Natural Approach to Sleep Problems – Twin Cities, MN
Most of us have experienced trouble sleeping at one time or another. Usually it’s due to stress, travel, illness, or other temporary interruptions to your normal routine. But if sleep problems are a regular occurrence and interfere with your daily life, you may be suffering from a sleep disorder. Sleep disorders cause more than just daytime sleepiness. They can take a serious toll on your mental and physical health, leading to memory problems, weight gain, and impacting your energy, and mood. Each night during deep REM sleep our brain coordinates the production of new cells throughout the body. Lack of sleep will result in poor quality cell production. As a result our bodies age quicker.
We all have an internal biological clock that regulates our 24-hour sleep-wake cycle, also known as our circadian rhythms. Light is the primary cue that influences circadian rhythms. At night, when there is less light, your brain triggers the release of melatonin, a hormone that makes you sleepy. When the sun comes up in the morning, the brain tells the body that it’s time to wake up.
When your circadian rhythms are disrupted or thrown off, you may feel groggy, disoriented, and sleepy at inconvenient times. Circadian rhythms have been linked to a variety or sleeping problems and sleep disorders, as well as depression, bipolar disorder, and seasonal affective disorder (the winter blues).
What is melatonin?
Melatonin (blue) is produced naturally by the pineal gland (purple) at night-time indicated by light entering the eyes (left), and by the arrow showing the melatonin secretion signal sent by the optic nerve to the pineal gland once darkness has fallen.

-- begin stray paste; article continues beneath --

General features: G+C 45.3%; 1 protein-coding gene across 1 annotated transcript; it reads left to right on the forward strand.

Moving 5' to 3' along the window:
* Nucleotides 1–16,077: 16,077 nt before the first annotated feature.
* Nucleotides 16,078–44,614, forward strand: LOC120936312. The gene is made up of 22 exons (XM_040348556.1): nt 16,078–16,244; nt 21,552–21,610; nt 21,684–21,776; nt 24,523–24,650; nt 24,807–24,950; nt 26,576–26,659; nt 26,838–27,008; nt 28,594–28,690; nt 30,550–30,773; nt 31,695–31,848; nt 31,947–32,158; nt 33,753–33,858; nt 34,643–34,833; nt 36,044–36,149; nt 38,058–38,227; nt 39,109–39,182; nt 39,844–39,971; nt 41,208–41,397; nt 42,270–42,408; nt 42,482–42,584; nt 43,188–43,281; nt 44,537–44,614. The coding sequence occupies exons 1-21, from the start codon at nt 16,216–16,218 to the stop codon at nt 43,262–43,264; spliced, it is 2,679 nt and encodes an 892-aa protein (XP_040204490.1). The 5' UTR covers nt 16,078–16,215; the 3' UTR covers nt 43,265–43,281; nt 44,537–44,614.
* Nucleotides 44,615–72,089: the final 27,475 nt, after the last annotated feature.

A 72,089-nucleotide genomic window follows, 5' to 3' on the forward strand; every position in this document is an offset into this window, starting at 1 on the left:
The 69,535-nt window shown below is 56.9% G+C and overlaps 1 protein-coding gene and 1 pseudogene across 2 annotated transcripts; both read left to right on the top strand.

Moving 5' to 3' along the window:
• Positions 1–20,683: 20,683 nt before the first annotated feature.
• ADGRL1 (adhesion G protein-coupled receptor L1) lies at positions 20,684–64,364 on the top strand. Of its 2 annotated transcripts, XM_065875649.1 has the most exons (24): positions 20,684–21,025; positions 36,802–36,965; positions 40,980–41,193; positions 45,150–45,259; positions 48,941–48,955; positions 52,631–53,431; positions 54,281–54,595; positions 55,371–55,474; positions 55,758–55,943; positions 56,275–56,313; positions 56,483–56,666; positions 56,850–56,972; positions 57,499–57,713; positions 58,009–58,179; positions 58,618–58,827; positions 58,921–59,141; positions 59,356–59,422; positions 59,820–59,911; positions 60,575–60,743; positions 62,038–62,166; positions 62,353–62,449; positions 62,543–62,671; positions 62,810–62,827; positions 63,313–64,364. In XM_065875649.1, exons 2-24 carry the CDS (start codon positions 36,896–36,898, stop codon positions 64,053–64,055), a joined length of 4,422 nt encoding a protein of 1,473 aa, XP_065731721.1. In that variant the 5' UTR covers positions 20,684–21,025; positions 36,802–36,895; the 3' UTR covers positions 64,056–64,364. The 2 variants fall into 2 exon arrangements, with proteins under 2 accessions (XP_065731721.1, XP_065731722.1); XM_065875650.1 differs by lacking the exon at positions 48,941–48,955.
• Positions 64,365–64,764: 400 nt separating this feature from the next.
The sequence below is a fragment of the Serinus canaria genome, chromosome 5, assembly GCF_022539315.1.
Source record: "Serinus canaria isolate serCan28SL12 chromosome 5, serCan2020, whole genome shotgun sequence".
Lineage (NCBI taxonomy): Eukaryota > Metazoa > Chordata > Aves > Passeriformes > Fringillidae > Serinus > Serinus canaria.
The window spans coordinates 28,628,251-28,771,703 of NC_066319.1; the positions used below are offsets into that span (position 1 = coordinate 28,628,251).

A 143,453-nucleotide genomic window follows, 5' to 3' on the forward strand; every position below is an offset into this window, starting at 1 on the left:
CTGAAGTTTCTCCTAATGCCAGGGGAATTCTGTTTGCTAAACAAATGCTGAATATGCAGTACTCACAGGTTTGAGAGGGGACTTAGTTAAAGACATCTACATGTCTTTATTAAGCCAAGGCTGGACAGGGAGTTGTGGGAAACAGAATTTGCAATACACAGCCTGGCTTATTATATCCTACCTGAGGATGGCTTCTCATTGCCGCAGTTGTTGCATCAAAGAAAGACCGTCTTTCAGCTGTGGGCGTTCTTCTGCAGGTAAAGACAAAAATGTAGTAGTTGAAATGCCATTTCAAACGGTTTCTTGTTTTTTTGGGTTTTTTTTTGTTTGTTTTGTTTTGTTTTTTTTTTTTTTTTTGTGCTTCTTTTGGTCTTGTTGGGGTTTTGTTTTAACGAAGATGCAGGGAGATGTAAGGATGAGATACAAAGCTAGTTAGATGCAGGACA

Melatonin is produced by various tissues in the body, although the major source is the pineal gland in the brain. The production and release of melatonin from the pineal gland occurs with a clear daily (circadian) rhythm, with peak levels occurring at night. Melatonin is carried by the circulation from the brain to all areas of the body. Tissues expressing proteins called receptors specific for melatonin are able to detect the peak in circulating melatonin at night and this signals to the body that it is night-time. The level of circulating melatonin can be detected in samples of blood and saliva, and this is used in clinical research to identify internal circadian rhythms.
Upper Neck Misalignment Can Inhibit Melatonin Flow
Injuries and trauma to the upper neck will produce misalignments of the very vulnerable top bones of the neck, known as the cervical spine. The first cervical vertebrae (atlas) and the second cervical vertebrae (axis) are the most movable bones of the spine because the joints of the vertebrae are formed more horizontal so as to allow the head act almost like a swivel. The atlas is attached to the spinal cord by the dentate ligament. Certain atlas misalignments will pull the cerebellar tonsils into the opening in the base of the skull where the cannels carrying melatonin exit and travel to the receptor cells throughout the body. The atlas misalignment reduces the melatonin flow and can result in poor sleep. Blair Upper Cervical doctors are trained specifically in analyzing the anatomy of the joints in the upper neck and identifying the exact corrective adjustment to restore proper alignment and improve circulation of melatonin and cerebrospinal fluid. This specific and yet very simple procedure can have a profound impact on sleep. Although the Blair Technique does not claim to cure or treat sleep disorders, the change in sleep for patients is consistently profound.
If you happened to be reading this in the middle of the night, call a Blair Chiropractor first thing tomorrow morning.